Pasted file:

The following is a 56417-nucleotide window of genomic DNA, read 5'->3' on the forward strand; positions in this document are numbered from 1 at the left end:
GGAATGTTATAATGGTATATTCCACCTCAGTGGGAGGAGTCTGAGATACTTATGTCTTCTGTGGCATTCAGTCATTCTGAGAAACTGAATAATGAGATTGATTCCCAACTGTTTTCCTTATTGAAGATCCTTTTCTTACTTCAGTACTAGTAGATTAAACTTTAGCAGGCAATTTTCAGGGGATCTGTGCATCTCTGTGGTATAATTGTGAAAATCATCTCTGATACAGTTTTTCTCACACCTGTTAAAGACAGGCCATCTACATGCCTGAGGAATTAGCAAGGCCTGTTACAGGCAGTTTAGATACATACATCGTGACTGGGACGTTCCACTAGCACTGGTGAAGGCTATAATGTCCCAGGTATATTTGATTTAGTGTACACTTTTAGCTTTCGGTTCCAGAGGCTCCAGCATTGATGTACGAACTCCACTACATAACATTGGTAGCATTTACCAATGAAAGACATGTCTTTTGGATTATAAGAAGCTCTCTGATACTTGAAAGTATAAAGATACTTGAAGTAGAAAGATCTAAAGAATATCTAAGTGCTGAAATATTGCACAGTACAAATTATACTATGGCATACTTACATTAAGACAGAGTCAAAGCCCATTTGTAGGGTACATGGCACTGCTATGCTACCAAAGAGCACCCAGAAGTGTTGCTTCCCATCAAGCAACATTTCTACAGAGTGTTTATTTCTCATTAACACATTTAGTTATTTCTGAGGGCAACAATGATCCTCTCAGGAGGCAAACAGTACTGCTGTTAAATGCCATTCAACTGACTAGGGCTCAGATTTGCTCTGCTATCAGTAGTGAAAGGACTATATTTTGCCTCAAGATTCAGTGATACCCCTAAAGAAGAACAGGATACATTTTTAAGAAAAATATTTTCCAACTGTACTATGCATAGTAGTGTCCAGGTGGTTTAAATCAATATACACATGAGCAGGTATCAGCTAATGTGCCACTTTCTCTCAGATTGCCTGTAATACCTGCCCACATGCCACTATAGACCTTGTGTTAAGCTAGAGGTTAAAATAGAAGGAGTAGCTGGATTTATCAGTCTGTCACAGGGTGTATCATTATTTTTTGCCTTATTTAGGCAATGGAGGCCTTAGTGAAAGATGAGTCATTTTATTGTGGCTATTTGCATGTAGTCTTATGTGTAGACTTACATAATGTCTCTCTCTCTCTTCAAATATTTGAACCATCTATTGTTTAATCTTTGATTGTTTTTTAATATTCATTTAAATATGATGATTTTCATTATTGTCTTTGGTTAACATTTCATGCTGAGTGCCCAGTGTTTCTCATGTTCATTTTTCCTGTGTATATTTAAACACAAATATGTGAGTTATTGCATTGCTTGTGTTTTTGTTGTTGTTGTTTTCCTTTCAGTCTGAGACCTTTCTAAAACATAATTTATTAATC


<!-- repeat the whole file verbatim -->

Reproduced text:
The following is a 56417-nucleotide window of genomic DNA, read 5'->3' on the forward strand; positions in this document are numbered from 1 at the left end:
GGAATGTTATAATGGTATATTCCACCTCAGTGGGAGGAGTCTGAGATACTTATGTCTTCTGTGGCATTCAGTCATTCTGAGAAACTGAATAATGAGATTGATTCCCAACTGTTTTCCTTATTGAAGATCCTTTTCTTACTTCAGTACTAGTAGATTAAACTTTAGCAGGCAATTTTCAGGGGATCTGTGCATCTCTGTGGTATAATTGTGAAAATCATCTCTGATACAGTTTTTCTCACACCTGTTAAAGACAGGCCATCTACATGCCTGAGGAATTAGCAAGGCCTGTTACAGGCAGTTTAGATACATACATCGTGACTGGGACGTTCCACTAGCACTGGTGAAGGCTATAATGTCCCAGGTATATTTGATTTAGTGTACACTTTTAGCTTTCGGTTCCAGAGGCTCCAGCATTGATGTACGAACTCCACTACATAACATTGGTAGCATTTACCAATGAAAGACATGTCTTTTGGATTATAAGAAGCTCTCTGATACTTGAAAGTATAAAGATACTTGAAGTAGAAAGATCTAAAGAATATCTAAGTGCTGAAATATTGCACAGTACAAATTATACTATGGCATACTTACATTAAGACAGAGTCAAAGCCCATTTGTAGGGTACATGGCACTGCTATGCTACCAAAGAGCACCCAGAAGTGTTGCTTCCCATCAAGCAACATTTCTACAGAGTGTTTATTTCTCATTAACACATTTAGTTATTTCTGAGGGCAACAATGATCCTCTCAGGAGGCAAACAGTACTGCTGTTAAATGCCATTCAACTGACTAGGGCTCAGATTTGCTCTGCTATCAGTAGTGAAAGGACTATATTTTGCCTCAAGATTCAGTGATACCCCTAAAGAAGAACAGGATACATTTTTAAGAAAAATATTTTCCAACTGTACTATGCATAGTAGTGTCCAGGTGGTTTAAATCAATATACACATGAGCAGGTATCAGCTAATGTGCCACTTTCTCTCAGATTGCCTGTAATACCTGCCCACATGCCACTATAGACCTTGTGTTAAGCTAGAGGTTAAAATAGAAGGAGTAGCTGGATTTATCAGTCTGTCACAGGGTGTATCATTATTTTTTGCCTTATTTAGGCAATGGAGGCCTTAGTGAAAGATGAGTCATTTTATTGTGGCTATTTGCATGTAGTCTTATGTGTAGACTTACATAATGTCTCTCTCTCTCTTCAAATATTTGAACCATCTATTGTTTAATCTTTGATTGTTTTTTAATATTCATTTAAATATGATGATTTTCATTATTGTCTTTGGTTAACATTTCATGCTGAGTGCCCAGTGTTTCTCATGTTCATTTTTCCTGTGTATATTTAAACACAAATATGTGAGTTATTGCATTGCTTGTGTTTTTGTTGTTGTTGTTTTCCTTTCAGTCTGAGACCTTTCTAAAACATAATTTATTAATC